For the past 10 months, Laurel Miller (culture contributing editor) and I have been working on the "Cheese For Dummies" book for Culture. Yes, THAT For Dummies title. You know, the yellow & black series that attempts to distill all kinds of topics down to their most basic, most understandable form. It was quite the experience, I can assure you, even with the Culture crew supporting us. And although it may not be how other books or cheese experts classify cheese, we decided on very simple designations for a pretty confusing subject that we feel speaks to those of us who aren't experts nor care to be. Because we just want you to love cheese even more without having to feel like you're tackling a science project. I can't let the cat outta the bag yet (sorry!) but if you're interested, the book will be out in June. Or you can contact me directly for more info: email@example.com.
The culture team is at it again! We're proofing the entire spring issue before it goes to print early next week. Such a hardcore work day requires an epic lunch break, which is happening now, thanks to a local (and wildly talented) chef in Brooklyn - you may know her from her restaurant, Homemade
Here are some pics of what's going on in our design team's office today!
I'm full steam ahead planning and editing great content for culture 2012, but before I do that, I often look back at what we've already done in past issues. Doing this recently, I was reminded that one of the best parts of my job is interviewing luminaries in our cheese world to capture, in their own words, reflections on success and failure, and the ever-changing cheese world, for our Voicings feature in every issue of culture. In case you missed them, here's some of my favorite comments from the cheese intelligentsia:
“Dairy used to be an industry that was run by Washington and big companies. It is now run by the consumer. [The issue of] rBGH is a good example; consumers said ‘I want rBGH-free milk’ and it happened. Washington didn’t know what hit them.”
-Dan Carter, cheese marketer and ACS Lifetime Achievement Award winner (Spring 2010 issue of culture)
This summer at the Vermont Artisan Cheese Festival I scored the last available Summer Snow from Woodcock Farm. Mushroomy bloomy rinds are a favorite of mine on a summer evening with friends. I brought it home to the Berkshires and that weekend we opened a bottle of wine, plunked the Summer Snow on a cheeseboard, and tromped out to the screen tent in our flipflops and shorts. We live outside all summer in the Berkshires, but barricade ourselves behind screens because it rains often, and the mosquitos, noseeums, and mayflies are ATROCIOUS. We settled in under our flimsy screen tent.
It was a beautiful evening with a cool breeze keeping the worst of the unwanted guests at bay. We were admiring barn swallows swooping, and cedar waxwings appearing to have an allout rave on the blueberries when the first drops of water hit us from behind. What the...? The western sky was black, but summer rain is a passing thing, and welcome. We scooted closer to the cheese.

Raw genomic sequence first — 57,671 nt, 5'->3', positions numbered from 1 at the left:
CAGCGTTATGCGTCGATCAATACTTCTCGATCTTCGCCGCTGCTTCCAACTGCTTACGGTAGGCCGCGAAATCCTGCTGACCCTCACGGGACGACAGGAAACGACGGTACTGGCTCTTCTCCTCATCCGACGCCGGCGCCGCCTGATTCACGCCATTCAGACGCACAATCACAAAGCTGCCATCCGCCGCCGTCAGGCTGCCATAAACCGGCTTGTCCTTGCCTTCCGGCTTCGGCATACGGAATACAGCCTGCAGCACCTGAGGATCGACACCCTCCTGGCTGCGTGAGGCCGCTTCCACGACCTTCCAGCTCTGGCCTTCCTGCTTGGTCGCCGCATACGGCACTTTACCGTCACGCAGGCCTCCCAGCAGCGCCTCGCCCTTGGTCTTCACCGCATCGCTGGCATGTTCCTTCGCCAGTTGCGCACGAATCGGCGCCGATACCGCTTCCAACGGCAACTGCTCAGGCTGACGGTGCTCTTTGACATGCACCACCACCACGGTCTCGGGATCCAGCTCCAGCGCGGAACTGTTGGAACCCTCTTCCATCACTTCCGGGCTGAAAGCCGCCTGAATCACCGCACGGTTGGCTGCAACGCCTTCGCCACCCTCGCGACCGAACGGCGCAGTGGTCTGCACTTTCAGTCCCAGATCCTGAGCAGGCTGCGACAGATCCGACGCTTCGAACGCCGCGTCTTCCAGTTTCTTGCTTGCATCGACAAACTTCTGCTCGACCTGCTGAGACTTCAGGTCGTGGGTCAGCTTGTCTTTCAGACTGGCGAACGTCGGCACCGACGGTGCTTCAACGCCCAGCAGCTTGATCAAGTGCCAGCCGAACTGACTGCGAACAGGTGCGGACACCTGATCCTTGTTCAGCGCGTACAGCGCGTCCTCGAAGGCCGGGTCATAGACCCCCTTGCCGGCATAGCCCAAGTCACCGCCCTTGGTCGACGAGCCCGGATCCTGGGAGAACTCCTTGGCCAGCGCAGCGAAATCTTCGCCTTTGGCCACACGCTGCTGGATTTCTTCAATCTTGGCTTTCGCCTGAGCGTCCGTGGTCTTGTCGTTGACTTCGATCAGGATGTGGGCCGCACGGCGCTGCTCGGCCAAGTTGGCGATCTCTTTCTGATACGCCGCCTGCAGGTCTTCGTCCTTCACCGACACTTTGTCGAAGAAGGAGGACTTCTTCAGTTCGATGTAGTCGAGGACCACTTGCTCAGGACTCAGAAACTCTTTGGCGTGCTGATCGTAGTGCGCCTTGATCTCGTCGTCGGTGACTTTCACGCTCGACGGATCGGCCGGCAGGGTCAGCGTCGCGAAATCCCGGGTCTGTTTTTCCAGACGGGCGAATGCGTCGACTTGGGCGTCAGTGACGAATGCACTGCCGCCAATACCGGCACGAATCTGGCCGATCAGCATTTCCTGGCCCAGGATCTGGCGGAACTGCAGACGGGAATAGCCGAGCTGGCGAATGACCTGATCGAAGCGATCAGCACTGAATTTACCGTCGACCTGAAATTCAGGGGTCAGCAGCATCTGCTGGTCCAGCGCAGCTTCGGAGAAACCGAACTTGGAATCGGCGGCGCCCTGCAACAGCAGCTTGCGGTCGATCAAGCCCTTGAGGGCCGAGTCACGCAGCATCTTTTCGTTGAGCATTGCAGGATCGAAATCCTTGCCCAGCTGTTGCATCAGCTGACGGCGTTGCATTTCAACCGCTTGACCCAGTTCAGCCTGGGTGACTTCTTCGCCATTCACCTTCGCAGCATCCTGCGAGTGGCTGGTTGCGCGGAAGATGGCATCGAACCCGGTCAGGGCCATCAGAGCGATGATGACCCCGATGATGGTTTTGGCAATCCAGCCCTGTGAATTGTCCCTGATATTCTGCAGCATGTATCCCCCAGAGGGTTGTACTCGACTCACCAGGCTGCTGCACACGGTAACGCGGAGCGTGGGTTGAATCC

I’ve just been informed by my daughter that I’m a lousy nachos maker. “Your chips are too soggy, mom,” she said last night, after I served a platter of this mounded corn chip-melted-cheese-salsa-bean concoction to her and some friends who were occupying our dining room for their common cause—homework.
I was wounded. Can it be that I—a former pastry chef and 25-year veteran food writer, recipe developer, and consummate dinner party giver—can’t make a decent plate of nachos?! This is amateur food, after all! Any teenager with a microwave can throw this %^@ Superbowl stuff together.
With Thanksgiving in just a few days and my super serious diet on hold, I thought I would post up a few alternatives to the old pumpkin pie for the holidays. I'm not much of a cook, nor can I bake, so Jennea, darling, Cottage Cheese Pie please!
First, we have the Fig Goat Cheese Pie with Basil. It's hard to go wrong with figs and goat cheese. Of course, this mini-pie recipe is perfect to prevent that holiday weight.
The Cottage Cheese Pie, my personal favorite, should definitely satisfy your sweet tooth. The chocolatey crumb crust combined with cottage cheese makes for a satisfying dessert after your endless plates of turkey.
Such warm weather so late makes the cold weather seem colder when it comes. The autumn colour seems less bright, too - the leaves have just faded on the trees, rather than go through those startling colours. The fallow deer started their rut later - so are still roaring this month. It’s such hard work for the bucks, they seemed to delay, or maybe it was the does deciding they were hot and bothered not just hot. It won’t change the time they kid, as the does store the semen until it’s time to implant - how do they do that? I’ve heard they can even choose whether they produce males or females, depending on what the herd needs.
There's nothing more I look forward to every year than the sweet cornea and creamy sclera on the eyeballs served on Halloween. Throw that eyeball on a cracker and you should be good to go. Maybe even pass them out to the zombies that come to your doorstep on the night of Halloween. As the new intern here at Culture Magazine, I thought it may be best to share one of my favorite holiday treats.
I won my football pool (again) by picking based on cheeses and beers I was sampling this week. This is not a scientific method. And the good news is that next week I'll be chomping on new cheeses and sipping new beers, so the ramdom chances for winning are always there. And if I don't win...well, I still got to do the "research".
And for celebration tonight, I will be dining on inside out grilled cheese tonight. Triple the cheese!